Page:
The Sheriff tells a story of being abused by churchmen (and others in power) as a boy. He also threatens John, who’s a Muslim, saying that he will torture him by gorging him on pigs blood.
Other characters make some spiritual references as well. John tells Robin, “You’re as slow as the Second Coming.” And he says at one point, “A man without faith is lonely.” Someone declares, “I am God’s true soldier.”
Marian often wears clothes that reveal quite a bit of cleavage. We see her kissing Robin, and later, another man named Will. Marian is with Will at that point because she mistakenly believes that Robin had been killed in the Crusades. It’s also suggested that Marian lives with both men out of wedlock.
During a party that one person calls an “orgy,” women wear cleavage-revealing dresses; they’re squeezed and grabbed suggestively by various men. (Everyone stays fully clothed.)
Both Robin and John are seen shirtless and dressed only in their long johns.
This is a film of horseback battles fought with bows and arrows and knives. Though mostly bloodless, throats are slashed and arrows punch through chest armor. Men and beasts die by the score. Horsemen race up an elevated structure and fall off, the animals screaming to their death. We also see horses riddled with arrows and men shot through the eyeholes of their helmets. In fact, the arrows launched from any given bow are incredibly powerful, punching holes in everything from armor to rock walls with loud percussive thunks.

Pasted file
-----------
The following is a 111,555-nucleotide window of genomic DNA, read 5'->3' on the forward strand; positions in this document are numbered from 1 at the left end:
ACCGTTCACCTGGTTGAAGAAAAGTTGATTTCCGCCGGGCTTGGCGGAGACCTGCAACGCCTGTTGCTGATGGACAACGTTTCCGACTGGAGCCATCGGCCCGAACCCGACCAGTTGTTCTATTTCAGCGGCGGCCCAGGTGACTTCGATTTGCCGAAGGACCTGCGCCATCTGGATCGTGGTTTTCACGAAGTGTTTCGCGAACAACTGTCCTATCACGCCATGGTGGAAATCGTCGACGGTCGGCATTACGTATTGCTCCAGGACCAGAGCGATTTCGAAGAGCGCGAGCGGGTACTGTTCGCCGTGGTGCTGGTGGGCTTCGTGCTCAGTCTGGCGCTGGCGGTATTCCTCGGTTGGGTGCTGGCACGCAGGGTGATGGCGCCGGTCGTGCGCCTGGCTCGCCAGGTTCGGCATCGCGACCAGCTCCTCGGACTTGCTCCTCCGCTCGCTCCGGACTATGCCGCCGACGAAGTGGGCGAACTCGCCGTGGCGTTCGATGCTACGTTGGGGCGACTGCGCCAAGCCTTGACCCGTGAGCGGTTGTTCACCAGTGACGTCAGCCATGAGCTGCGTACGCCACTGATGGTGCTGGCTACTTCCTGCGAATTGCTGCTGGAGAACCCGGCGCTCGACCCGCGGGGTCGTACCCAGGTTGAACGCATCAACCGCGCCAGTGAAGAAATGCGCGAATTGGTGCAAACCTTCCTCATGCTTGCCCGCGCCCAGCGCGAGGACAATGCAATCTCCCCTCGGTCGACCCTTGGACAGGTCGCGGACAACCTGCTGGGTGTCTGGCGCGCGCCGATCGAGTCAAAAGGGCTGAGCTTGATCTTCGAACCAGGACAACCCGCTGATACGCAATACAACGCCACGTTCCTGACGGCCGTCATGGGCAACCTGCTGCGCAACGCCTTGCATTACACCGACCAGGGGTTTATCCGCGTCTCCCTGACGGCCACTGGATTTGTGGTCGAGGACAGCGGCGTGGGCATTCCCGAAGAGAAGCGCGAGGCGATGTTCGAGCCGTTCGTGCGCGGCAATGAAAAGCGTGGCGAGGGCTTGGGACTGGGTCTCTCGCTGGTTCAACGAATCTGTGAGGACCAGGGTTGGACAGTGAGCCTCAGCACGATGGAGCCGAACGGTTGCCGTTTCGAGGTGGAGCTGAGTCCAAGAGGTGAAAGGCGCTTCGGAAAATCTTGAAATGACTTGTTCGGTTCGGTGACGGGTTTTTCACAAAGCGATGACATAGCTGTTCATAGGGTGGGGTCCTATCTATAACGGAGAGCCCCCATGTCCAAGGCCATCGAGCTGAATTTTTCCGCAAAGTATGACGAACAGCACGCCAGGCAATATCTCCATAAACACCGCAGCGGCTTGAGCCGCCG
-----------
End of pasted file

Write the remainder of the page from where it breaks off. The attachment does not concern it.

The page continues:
Larger, more advanced weapons fire a quick volley of arrows like a medieval Gatling gun or blast a mass of stout projectiles simultaneously, almost like a bazooka. These industrial-strength arrows will rip through nearly any surface.
A man has a rope wrapped around his throat and is yanked forcefully into the air. We see him hanging, dead, in the background. Lit containers of oil yield an explosive storm of flames, like a Molotov cocktail. A man is caught in one of those fiery moments; he survives, and we later see him with about a third of the flesh on his face seared away. Men are tortured and beheaded (just off-camera).
John has his hand lopped off in battle. He then jams the bloody stump down into the flesh-crisping heated metal of a prosthetic covering. Robin is shot with arrows several times. In one case we see that the legs of his long johns are covered in blood. Women get pummeled about in several scenes, too. Marian is slapped to the ground by an angry man.